[ Parent ]

          •  Yeah, and more time passing. (0+ / 0-)

            I'm not sure the liberal judges are ready for it either.

            One should no more deplore homosexuality than left-handedness. ~Towards a Quaker View of Sex, 1964 (Proud left-handed queer here!) SSP: wmlawman

            by AUBoy2007 on Wed Mar 27, 2013 at 07:05:16 AM PDT

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        •  Hmmm. (3+ / 0-)
          Recommended by:
          MPociask, Helpless, davelf2

          But say they strike down Sec. 3 and the Federal government has to recognize those marriages that occur in states where it's legal, then how is this not a violation of Full Faith and Credit?

          If they do so, one can STILL drive the drive between Boston and Washington DC and be married in MA, unmarried in RI, married again in CT, NY, unmarried in NJ and PA and DE and married again in MD.

          I think overturning sec.3 would lead, eventually, to a Loving v. Virginia style decision fairly soon, like within a decade or so (and even the Warren Court punted on an interracial marriage case in the 1950s).

          Do I have this remotely right?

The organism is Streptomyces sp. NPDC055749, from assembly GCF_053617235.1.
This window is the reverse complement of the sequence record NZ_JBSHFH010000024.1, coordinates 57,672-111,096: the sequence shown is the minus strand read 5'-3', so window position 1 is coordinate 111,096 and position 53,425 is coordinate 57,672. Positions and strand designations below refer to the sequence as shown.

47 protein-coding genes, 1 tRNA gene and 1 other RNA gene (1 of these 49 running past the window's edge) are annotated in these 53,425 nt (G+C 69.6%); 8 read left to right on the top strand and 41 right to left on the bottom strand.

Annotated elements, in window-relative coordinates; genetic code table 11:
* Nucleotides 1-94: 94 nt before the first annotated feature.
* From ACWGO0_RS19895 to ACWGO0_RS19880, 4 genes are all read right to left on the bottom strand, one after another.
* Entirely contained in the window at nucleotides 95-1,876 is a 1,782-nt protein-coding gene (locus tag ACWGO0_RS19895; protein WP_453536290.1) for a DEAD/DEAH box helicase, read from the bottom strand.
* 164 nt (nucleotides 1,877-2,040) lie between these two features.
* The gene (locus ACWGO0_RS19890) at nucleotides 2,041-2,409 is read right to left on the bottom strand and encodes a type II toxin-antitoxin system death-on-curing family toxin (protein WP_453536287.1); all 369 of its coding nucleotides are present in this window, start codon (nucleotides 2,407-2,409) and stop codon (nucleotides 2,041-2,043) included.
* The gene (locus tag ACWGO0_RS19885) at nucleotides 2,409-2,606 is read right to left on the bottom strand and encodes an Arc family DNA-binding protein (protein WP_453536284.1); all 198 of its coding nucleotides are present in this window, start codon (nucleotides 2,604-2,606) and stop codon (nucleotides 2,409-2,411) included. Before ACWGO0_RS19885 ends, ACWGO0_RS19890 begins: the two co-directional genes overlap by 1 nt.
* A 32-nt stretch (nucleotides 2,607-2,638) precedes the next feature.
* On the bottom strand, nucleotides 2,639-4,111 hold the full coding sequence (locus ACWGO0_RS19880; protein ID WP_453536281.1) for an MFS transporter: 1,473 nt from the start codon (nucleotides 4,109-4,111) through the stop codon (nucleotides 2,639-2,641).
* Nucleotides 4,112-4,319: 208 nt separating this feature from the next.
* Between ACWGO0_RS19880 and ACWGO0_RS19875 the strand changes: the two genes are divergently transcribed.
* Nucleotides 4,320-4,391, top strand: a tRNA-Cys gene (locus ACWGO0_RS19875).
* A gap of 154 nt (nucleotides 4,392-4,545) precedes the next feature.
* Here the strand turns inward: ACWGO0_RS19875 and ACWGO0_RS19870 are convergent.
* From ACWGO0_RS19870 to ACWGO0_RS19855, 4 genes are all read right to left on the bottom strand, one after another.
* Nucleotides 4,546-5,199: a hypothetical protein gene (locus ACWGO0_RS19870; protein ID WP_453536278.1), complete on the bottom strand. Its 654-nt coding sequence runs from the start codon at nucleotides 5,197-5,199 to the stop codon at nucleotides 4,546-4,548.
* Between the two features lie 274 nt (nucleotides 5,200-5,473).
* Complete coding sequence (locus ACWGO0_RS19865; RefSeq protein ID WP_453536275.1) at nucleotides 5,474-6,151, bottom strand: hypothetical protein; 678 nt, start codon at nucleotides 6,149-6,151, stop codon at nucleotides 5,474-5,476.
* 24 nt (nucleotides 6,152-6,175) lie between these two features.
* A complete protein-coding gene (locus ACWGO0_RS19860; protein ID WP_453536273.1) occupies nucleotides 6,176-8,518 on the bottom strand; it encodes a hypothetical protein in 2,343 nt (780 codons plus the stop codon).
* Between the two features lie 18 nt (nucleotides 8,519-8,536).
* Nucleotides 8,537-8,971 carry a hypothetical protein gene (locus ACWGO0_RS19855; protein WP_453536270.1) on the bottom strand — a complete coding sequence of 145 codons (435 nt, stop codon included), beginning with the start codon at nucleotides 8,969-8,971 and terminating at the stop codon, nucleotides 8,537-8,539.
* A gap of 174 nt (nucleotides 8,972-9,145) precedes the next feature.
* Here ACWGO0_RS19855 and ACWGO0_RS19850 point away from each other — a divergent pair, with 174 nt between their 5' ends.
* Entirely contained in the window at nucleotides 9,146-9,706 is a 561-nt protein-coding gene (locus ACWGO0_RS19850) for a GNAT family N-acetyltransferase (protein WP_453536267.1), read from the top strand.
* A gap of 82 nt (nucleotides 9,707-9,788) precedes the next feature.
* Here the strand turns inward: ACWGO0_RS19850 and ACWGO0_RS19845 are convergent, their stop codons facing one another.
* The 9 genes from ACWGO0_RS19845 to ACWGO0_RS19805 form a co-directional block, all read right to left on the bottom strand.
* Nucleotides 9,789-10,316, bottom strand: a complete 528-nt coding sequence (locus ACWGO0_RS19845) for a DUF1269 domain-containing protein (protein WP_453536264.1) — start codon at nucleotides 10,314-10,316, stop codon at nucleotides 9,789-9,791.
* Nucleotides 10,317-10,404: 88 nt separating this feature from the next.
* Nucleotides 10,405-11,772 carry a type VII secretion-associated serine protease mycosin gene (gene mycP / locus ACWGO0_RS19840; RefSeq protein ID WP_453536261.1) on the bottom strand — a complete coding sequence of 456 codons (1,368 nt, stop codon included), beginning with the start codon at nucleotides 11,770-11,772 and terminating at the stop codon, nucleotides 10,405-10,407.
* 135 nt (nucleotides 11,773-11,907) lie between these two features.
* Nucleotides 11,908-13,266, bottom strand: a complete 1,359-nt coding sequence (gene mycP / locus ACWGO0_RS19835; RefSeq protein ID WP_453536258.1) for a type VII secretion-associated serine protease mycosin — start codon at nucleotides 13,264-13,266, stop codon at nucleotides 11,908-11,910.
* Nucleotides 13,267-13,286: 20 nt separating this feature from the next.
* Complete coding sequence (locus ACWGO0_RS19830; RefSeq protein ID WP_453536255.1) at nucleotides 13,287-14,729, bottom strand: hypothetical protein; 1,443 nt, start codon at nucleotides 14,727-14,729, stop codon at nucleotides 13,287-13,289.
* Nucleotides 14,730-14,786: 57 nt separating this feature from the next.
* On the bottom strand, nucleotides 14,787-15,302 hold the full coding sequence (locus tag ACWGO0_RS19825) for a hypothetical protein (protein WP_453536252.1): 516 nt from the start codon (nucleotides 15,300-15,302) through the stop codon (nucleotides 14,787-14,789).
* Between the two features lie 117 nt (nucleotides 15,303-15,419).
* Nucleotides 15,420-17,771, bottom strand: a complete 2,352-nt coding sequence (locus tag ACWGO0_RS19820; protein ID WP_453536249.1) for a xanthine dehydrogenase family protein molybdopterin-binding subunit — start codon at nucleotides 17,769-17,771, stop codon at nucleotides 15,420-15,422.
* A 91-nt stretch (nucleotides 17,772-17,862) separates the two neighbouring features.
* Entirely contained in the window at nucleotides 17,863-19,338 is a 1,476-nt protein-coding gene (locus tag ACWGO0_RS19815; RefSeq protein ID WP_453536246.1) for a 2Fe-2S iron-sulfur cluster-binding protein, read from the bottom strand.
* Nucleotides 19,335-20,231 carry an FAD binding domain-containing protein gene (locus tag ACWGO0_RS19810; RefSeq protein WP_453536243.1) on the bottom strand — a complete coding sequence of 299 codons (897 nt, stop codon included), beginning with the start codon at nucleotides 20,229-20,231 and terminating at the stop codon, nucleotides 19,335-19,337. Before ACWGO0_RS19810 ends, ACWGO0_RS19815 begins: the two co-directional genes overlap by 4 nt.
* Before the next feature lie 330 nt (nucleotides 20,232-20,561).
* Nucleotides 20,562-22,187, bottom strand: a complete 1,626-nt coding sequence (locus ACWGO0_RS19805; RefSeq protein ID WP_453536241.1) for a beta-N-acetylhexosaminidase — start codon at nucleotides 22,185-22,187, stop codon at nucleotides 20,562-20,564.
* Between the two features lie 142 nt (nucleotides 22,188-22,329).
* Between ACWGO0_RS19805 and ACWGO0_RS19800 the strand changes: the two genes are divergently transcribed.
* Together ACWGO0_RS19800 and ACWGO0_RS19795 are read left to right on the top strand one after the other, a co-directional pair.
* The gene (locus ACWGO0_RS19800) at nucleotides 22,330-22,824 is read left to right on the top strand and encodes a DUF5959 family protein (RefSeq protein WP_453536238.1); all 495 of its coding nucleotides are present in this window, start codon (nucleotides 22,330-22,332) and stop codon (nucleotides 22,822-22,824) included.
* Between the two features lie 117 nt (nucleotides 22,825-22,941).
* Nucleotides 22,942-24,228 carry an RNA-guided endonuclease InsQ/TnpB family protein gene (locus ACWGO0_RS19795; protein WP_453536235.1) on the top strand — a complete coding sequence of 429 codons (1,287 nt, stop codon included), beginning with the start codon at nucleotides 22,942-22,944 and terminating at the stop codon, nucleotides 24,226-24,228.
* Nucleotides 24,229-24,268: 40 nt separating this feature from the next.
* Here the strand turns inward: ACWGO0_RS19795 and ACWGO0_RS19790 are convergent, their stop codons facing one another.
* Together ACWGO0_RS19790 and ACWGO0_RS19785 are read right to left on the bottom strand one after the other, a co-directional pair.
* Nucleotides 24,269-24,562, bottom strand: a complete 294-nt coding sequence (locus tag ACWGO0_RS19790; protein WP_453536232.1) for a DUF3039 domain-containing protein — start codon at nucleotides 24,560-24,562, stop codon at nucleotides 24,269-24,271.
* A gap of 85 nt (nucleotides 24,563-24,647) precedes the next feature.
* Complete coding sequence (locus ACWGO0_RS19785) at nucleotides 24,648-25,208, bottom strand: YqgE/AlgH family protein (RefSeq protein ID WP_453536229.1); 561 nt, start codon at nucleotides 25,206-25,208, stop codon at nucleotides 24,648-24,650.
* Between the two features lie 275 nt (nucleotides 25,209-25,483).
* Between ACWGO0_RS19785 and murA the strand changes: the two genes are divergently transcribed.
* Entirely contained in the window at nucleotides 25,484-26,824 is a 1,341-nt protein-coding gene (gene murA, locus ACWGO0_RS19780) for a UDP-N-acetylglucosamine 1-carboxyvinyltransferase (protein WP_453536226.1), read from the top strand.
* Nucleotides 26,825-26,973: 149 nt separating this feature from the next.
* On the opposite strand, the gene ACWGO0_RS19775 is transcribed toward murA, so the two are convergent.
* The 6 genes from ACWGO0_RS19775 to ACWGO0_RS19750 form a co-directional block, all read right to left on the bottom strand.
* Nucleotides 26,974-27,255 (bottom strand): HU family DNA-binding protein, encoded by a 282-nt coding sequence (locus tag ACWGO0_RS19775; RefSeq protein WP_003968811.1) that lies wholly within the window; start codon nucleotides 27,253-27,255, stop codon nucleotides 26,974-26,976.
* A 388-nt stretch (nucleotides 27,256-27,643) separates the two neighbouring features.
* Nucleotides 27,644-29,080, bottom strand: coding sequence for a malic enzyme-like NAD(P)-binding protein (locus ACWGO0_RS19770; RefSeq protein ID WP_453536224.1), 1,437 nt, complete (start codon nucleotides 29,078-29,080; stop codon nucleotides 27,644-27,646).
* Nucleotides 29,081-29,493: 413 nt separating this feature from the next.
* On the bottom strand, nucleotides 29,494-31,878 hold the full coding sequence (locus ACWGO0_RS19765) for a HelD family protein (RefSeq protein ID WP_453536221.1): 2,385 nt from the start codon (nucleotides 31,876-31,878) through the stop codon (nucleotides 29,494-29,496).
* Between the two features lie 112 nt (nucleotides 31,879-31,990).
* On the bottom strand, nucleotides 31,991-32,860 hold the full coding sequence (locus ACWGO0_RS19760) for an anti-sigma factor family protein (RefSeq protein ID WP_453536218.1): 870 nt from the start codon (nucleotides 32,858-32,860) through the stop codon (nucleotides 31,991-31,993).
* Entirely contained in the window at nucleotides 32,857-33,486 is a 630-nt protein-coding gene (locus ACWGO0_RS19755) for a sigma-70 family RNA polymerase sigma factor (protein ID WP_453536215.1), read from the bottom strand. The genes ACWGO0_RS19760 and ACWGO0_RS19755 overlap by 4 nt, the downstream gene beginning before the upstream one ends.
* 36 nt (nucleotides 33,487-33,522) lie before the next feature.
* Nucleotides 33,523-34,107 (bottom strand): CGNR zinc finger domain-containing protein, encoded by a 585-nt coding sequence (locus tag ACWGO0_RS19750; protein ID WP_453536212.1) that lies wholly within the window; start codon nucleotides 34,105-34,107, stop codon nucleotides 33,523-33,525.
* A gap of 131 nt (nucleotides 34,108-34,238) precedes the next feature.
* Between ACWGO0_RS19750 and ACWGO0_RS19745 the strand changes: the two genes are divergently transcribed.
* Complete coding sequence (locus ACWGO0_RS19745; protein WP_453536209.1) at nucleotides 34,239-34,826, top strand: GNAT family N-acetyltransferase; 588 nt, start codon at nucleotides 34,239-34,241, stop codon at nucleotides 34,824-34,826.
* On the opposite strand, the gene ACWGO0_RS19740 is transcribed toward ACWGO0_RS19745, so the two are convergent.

•  Well, I agree that the patchwork (1+ / 0-)
            Recommended by:
            terrypinder

            system won't last for long, but I don't think it is necessarily unconstitutional in an of itself (at least in theory without a Loving-type decision).  I don't think overturning DOMA really changes the calculus.

            Basically, the public policy exception has been used to allow states not to recognize marriages performed elsewhere.  (This was the Lovings' exact situation; they were married in D.C. and it was illegal in VA.)  So without a similar "denying same-sex marriage is unconstitutional" decision, I can easily see a stituation where your status differs depending on where you are.

            But I agree with your conclusion for the most part.  This type of patchwork won't be sustainable.  The question is, and why I don't know if I agree with you 100%, whether we will have a Court willing to go there in 10/15 years.  Unless we get some serious turn over, and replacements picked by Dems, we might have to wait even longer.

            One should no more deplore homosexuality than left-handedness. ~Towards a Quaker View of Sex, 1964 (Proud left-handed queer here!) SSP: wmlawman

            by AUBoy2007 on Wed Mar 27, 2013 at 08:46:18 AM PDT